Former Pope Benedict, who in 2013 became the first pontiff in 600 years to resign, died on Saturday aged 95 in a secluded monastery in the Vatican where he had lived since stepping down.
Bells tolled across the Vatican City as news of his death, which followed a rapid decline in his health over Christmas, spread to the faithful on an unusually warm winter’s day.
The Vatican said his body would lie in state from Monday in St.Peter’s Basilica and his funeral will be held on the morning of Jan. 5. Pope Francis will preside over the ceremony, which will take place in the huge square in front of the basilica.
“With sorrow I inform you that the Pope Emeritus, Benedict XVI, passed away today at 9:34 in the Mater Ecclesiae Monastery in the Vatican,” Vatican spokesman Matteo Bruni said.
The Vatican has painstakingly elaborate rituals for what happens after a reigning pope dies but no publicly known ones for a former pope – one of the many complications thrown up by Benedict’s shock resignation in 2013.
Earlier this week, Pope Francis disclosed that his predecessor was “very sick”. Bruni said Benedict had received his last rites, called “the anointing of the sick”, on Wednesday.
Leaders were swift in sending their condolences for Benedict, who was the first German pope in 1,000 years.
“We mourn the death of our Bavarian Pope,” said Markus Soeder, premier of Benedict’s home state. German Chancellor Olaf Scholz said on Twitter that the world had lost “a formative figure of the Catholic Church”.
Italian Prime Minister Giorgia Meloni hailed Benedict as “a great man who history will not forget”, while Polish President Andrzej Duda called him “one of the greatest theologians of the 20th and 21st centuries”.
French President Emmanuel Macron said Benedict had “worked with all his soul and intelligence for a more fraternal world”.
For nearly 25 years, as Cardinal Joseph Ratzinger, Benedict was the powerful head of the Vatican’s doctrinal office, then known as the Congregation for the Doctrine of the Faith (CDF).
He was elected pope on April 19, 2005 to succeed the widely popular Pope John Paul II, who reigned for 27 years. Cardinals chose him from among their number seeking continuity and what one called “a safe pair of hands”.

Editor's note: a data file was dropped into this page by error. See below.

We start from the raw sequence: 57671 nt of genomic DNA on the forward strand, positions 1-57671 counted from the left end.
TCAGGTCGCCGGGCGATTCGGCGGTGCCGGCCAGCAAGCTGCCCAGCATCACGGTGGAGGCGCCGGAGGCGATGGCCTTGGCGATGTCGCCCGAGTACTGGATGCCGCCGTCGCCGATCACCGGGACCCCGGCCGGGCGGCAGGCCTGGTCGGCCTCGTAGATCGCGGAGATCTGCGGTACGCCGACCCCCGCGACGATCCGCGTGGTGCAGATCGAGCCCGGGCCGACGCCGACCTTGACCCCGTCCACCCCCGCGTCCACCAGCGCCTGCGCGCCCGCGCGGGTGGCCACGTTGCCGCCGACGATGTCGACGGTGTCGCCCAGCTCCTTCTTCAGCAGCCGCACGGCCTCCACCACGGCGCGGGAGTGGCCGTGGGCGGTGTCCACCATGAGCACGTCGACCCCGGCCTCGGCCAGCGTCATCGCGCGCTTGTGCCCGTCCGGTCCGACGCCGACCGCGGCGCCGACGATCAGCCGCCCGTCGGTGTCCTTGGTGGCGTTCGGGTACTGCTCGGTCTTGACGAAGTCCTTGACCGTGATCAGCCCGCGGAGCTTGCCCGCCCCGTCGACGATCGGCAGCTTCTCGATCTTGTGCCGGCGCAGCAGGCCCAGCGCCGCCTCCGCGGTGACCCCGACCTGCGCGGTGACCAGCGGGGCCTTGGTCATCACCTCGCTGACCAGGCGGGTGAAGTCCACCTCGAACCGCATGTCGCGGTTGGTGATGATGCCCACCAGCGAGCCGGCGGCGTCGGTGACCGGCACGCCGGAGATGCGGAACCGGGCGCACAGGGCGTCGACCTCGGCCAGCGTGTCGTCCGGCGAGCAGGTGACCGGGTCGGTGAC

Child abuse scandals hounded most of his papacy but he is credited with jump-starting the process to discipline or defrock predator priests after a more lax attitude under his predecessor.
But Benedict himself acknowledged that he was a weak administrator, saying he showed a “lack of resolve in governing and decision taking” during his eight-year papacy which was marked by missteps and a leaks scandal.
He announced he was resigning in Latin at a routine meeting of cardinals. Many had no idea what he had said and it took time before the news sank in. He himself said he was no longer strong enough to lead the Church due to his “advanced age”.
After his resignation he installed himself in a converted convent on the Vatican grounds and chose the title “pope emeritus”.
Although he rarely appeared in public, Catholic conservatives looked to the former pope as their standard bearer and some ultra-traditionalists even refused to acknowledge Francis as a legitimate pontiff.
They have criticised Francis for his more welcoming approach to members of the LGBTQ+ community and to Catholics who divorced and remarried outside the Church, saying both were undermining traditional values.
Despite the difficulties that emerged from having two men wearing white in the Vatican, Francis developed a warm relationship with Benedict, and said it was like having a grandfather living in the house.